It is common knowledge that once the parties have initiated proceedings in a particular court, the law of the forum may operate to limit the autonomy of the parties. In other words, once the parties have started court proceedings, a legal framework is imposed upon them which provides for certain rules with which they must necessarily comply and cannot opt out of. When parties opt for arbitral proceedings instead of court proceedings, there is also a legal framework – that for arbitration proceedings – but it is generally less restrictive and more flexible . The arbitration regime often allows parties to exercise autonomy in areas where the rules applicable in national courts do not permit party autonomy, such as that of procedure. Also, although the rules of conflict of laws applied both in national courts and in arbitration proceedings to determine the law applicable to the merits, i.e., the rights asserted by claimants and the defenses raised and counterclaims asserted by defendants, grant the parties broad autonomy in choosing the applicable rules (at least as regards contract disputes), the autonomy granted in arbitration appears to be even greater.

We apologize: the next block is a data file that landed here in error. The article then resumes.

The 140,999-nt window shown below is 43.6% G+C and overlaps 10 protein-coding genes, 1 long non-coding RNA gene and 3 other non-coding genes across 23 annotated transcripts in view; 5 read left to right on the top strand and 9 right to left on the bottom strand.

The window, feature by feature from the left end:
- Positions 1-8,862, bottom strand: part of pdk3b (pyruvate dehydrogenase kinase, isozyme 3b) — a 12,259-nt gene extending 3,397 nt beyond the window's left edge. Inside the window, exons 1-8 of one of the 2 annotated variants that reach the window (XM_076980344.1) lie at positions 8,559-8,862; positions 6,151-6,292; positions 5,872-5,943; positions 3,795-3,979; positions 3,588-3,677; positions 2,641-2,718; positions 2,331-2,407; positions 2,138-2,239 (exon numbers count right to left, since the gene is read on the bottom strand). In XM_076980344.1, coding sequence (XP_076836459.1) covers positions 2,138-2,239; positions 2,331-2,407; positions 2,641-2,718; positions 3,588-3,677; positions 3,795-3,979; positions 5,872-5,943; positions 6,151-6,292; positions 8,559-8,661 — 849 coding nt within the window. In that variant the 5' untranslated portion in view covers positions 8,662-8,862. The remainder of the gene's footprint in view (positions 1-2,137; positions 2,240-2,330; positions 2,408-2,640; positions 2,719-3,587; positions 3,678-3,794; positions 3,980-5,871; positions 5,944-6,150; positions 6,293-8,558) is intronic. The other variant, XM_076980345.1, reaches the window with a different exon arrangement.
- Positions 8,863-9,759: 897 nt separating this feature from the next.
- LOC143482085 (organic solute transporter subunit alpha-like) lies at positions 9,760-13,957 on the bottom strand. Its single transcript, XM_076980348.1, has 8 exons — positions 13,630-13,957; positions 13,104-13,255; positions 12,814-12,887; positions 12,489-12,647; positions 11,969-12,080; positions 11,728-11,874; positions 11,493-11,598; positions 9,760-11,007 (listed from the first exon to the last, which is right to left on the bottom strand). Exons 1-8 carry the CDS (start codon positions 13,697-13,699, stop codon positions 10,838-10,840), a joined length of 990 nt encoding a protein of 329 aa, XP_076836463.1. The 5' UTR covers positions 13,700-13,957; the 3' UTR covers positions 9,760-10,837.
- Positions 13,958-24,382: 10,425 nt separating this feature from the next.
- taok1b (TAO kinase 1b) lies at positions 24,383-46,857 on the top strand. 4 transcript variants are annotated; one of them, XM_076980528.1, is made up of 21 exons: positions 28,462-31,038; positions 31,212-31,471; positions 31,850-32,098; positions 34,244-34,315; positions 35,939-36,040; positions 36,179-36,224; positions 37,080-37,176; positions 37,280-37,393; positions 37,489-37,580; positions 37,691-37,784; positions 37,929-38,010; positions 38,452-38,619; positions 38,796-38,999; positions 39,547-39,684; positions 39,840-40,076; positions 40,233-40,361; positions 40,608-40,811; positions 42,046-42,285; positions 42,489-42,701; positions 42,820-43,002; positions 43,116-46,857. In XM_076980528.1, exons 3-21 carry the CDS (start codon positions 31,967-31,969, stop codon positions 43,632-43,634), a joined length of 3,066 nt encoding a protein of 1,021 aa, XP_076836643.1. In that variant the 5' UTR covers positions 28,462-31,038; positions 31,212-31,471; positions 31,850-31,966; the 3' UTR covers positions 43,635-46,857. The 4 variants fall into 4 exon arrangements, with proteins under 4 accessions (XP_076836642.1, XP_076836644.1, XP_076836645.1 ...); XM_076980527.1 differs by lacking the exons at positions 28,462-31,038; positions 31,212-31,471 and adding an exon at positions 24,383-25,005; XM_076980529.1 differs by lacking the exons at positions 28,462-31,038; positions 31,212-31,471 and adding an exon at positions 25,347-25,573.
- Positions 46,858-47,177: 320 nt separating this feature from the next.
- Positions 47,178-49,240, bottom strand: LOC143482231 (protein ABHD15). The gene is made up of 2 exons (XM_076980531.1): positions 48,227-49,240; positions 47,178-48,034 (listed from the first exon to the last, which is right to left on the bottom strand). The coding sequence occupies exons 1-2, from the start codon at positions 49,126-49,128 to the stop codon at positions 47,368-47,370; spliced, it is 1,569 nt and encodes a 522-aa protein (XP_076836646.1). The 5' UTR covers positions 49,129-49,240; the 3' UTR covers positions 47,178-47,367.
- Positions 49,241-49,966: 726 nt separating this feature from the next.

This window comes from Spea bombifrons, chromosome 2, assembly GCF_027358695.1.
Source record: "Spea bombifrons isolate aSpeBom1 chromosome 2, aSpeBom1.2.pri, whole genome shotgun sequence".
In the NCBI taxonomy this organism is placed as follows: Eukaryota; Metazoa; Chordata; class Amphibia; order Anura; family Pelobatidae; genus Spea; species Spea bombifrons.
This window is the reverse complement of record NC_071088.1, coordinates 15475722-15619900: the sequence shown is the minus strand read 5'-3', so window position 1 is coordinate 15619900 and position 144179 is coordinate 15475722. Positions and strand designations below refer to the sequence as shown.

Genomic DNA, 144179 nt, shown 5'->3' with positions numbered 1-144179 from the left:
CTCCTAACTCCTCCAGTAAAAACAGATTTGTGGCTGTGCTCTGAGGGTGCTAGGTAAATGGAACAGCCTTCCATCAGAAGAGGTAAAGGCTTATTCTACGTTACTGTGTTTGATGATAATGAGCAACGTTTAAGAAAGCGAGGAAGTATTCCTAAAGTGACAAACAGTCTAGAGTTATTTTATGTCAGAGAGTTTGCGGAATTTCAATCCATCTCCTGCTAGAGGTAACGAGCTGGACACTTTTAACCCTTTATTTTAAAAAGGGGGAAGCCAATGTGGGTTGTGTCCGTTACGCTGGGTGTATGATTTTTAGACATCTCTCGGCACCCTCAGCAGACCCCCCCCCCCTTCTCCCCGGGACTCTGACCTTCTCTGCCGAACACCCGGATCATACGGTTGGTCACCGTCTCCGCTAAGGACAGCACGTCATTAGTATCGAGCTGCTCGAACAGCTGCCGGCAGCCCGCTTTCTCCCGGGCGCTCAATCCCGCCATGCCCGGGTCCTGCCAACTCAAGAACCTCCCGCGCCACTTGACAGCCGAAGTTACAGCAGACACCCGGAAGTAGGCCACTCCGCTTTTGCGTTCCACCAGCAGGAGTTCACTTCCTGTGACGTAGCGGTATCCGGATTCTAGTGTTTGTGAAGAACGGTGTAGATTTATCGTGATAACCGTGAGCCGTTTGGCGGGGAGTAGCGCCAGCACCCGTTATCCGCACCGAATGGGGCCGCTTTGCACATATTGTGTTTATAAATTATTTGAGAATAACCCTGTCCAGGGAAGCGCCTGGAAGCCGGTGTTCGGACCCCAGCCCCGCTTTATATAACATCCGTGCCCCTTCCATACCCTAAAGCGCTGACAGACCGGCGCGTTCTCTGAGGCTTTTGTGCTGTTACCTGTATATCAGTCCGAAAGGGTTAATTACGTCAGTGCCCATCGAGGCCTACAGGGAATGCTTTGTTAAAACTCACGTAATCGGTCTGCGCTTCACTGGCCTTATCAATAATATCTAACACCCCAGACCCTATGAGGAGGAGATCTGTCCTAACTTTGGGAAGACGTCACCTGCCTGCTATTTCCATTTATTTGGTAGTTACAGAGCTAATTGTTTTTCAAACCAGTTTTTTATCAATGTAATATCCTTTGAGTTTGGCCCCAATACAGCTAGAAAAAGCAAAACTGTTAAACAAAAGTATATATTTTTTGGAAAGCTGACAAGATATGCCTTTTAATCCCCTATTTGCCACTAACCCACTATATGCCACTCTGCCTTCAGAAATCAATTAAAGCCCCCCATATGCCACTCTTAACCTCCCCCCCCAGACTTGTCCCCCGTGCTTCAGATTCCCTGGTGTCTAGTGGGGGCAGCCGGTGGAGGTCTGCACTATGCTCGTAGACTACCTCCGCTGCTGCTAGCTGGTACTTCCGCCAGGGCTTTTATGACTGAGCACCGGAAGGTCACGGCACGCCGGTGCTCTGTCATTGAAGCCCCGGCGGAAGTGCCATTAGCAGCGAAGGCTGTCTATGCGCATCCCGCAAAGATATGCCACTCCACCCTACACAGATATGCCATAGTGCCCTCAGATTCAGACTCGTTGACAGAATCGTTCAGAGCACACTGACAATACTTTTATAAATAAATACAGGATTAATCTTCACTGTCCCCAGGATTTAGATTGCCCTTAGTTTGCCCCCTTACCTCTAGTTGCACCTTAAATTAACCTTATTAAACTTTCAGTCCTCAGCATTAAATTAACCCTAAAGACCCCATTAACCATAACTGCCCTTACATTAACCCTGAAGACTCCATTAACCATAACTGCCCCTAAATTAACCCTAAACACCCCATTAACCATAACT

But a simple reference to party autonomy is not sufficient to solve the question of which law an arbitral tribunal has to apply to the merits of a dispute , i.e., to the rights asserted by claimants and the defenses raised and counterclaims asserted by defendants. In arbitral proceedings, the issue of the law applicable to the merits is more complex. Even when the parties have chosen the applicable law, that choice may raise issues that cannot be dealt with by simply applying the law chosen.